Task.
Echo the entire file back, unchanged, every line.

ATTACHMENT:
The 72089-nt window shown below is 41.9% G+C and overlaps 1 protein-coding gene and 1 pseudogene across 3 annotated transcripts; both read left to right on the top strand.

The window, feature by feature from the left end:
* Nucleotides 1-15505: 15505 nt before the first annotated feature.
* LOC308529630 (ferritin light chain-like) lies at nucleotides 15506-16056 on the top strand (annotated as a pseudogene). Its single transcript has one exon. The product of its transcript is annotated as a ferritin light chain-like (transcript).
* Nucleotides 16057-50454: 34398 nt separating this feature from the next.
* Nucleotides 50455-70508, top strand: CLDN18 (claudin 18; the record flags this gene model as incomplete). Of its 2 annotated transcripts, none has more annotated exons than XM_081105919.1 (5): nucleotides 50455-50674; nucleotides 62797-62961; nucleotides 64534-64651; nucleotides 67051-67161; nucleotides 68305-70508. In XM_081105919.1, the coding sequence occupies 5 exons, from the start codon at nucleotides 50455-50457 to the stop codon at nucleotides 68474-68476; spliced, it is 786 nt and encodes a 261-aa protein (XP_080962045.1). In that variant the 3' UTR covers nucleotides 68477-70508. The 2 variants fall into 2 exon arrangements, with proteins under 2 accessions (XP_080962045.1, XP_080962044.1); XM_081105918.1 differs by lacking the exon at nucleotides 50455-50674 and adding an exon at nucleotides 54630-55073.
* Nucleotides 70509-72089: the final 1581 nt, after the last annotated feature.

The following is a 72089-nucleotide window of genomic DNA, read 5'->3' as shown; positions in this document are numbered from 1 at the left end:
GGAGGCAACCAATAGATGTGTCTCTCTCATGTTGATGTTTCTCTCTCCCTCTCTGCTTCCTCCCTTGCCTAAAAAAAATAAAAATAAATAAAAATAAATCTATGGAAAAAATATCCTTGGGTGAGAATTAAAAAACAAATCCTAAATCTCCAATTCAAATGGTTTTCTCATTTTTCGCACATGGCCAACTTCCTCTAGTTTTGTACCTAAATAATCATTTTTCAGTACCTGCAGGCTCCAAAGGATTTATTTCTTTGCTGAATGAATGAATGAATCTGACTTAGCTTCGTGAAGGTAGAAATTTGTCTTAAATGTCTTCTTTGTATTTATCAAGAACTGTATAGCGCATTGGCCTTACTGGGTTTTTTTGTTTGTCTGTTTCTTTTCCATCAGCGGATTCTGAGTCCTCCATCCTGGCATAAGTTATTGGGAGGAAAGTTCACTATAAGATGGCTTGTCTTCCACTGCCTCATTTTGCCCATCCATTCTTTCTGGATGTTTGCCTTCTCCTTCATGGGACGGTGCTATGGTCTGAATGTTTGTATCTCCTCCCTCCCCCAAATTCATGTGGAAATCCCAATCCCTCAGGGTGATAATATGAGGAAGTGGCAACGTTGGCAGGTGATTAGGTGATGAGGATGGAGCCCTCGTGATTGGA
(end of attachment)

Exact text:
The 72089-nt window shown below is 41.9% G+C and overlaps 1 protein-coding gene and 1 pseudogene across 3 annotated transcripts; both read left to right on the top strand.

The window, feature by feature from the left end:
* Nucleotides 1-15505: 15505 nt before the first annotated feature.
* LOC308529630 (ferritin light chain-like) lies at nucleotides 15506-16056 on the top strand (annotated as a pseudogene). Its single transcript has one exon. The product of its transcript is annotated as a ferritin light chain-like (transcript).
* Nucleotides 16057-50454: 34398 nt separating this feature from the next.
* Nucleotides 50455-70508, top strand: CLDN18 (claudin 18; the record flags this gene model as incomplete). Of its 2 annotated transcripts, none has more annotated exons than XM_081105919.1 (5): nucleotides 50455-50674; nucleotides 62797-62961; nucleotides 64534-64651; nucleotides 67051-67161; nucleotides 68305-70508. In XM_081105919.1, the coding sequence occupies 5 exons, from the start codon at nucleotides 50455-50457 to the stop codon at nucleotides 68474-68476; spliced, it is 786 nt and encodes a 261-aa protein (XP_080962045.1). In that variant the 3' UTR covers nucleotides 68477-70508. The 2 variants fall into 2 exon arrangements, with proteins under 2 accessions (XP_080962045.1, XP_080962044.1); XM_081105918.1 differs by lacking the exon at nucleotides 50455-50674 and adding an exon at nucleotides 54630-55073.
* Nucleotides 70509-72089: the final 1581 nt, after the last annotated feature.

The following is a 72089-nucleotide window of genomic DNA, read 5'->3' as shown; positions in this document are numbered from 1 at the left end:
GGAGGCAACCAATAGATGTGTCTCTCTCATGTTGATGTTTCTCTCTCCCTCTCTGCTTCCTCCCTTGCCTAAAAAAAATAAAAATAAATAAAAATAAATCTATGGAAAAAATATCCTTGGGTGAGAATTAAAAAACAAATCCTAAATCTCCAATTCAAATGGTTTTCTCATTTTTCGCACATGGCCAACTTCCTCTAGTTTTGTACCTAAATAATCATTTTTCAGTACCTGCAGGCTCCAAAGGATTTATTTCTTTGCTGAATGAATGAATGAATCTGACTTAGCTTCGTGAAGGTAGAAATTTGTCTTAAATGTCTTCTTTGTATTTATCAAGAACTGTATAGCGCATTGGCCTTACTGGGTTTTTTTGTTTGTCTGTTTCTTTTCCATCAGCGGATTCTGAGTCCTCCATCCTGGCATAAGTTATTGGGAGGAAAGTTCACTATAAGATGGCTTGTCTTCCACTGCCTCATTTTGCCCATCCATTCTTTCTGGATGTTTGCCTTCTCCTTCATGGGACGGTGCTATGGTCTGAATGTTTGTATCTCCTCCCTCCCCCAAATTCATGTGGAAATCCCAATCCCTCAGGGTGATAATATGAGGAAGTGGCAACGTTGGCAGGTGATTAGGTGATGAGGATGGAGCCCTCGTGATTGGA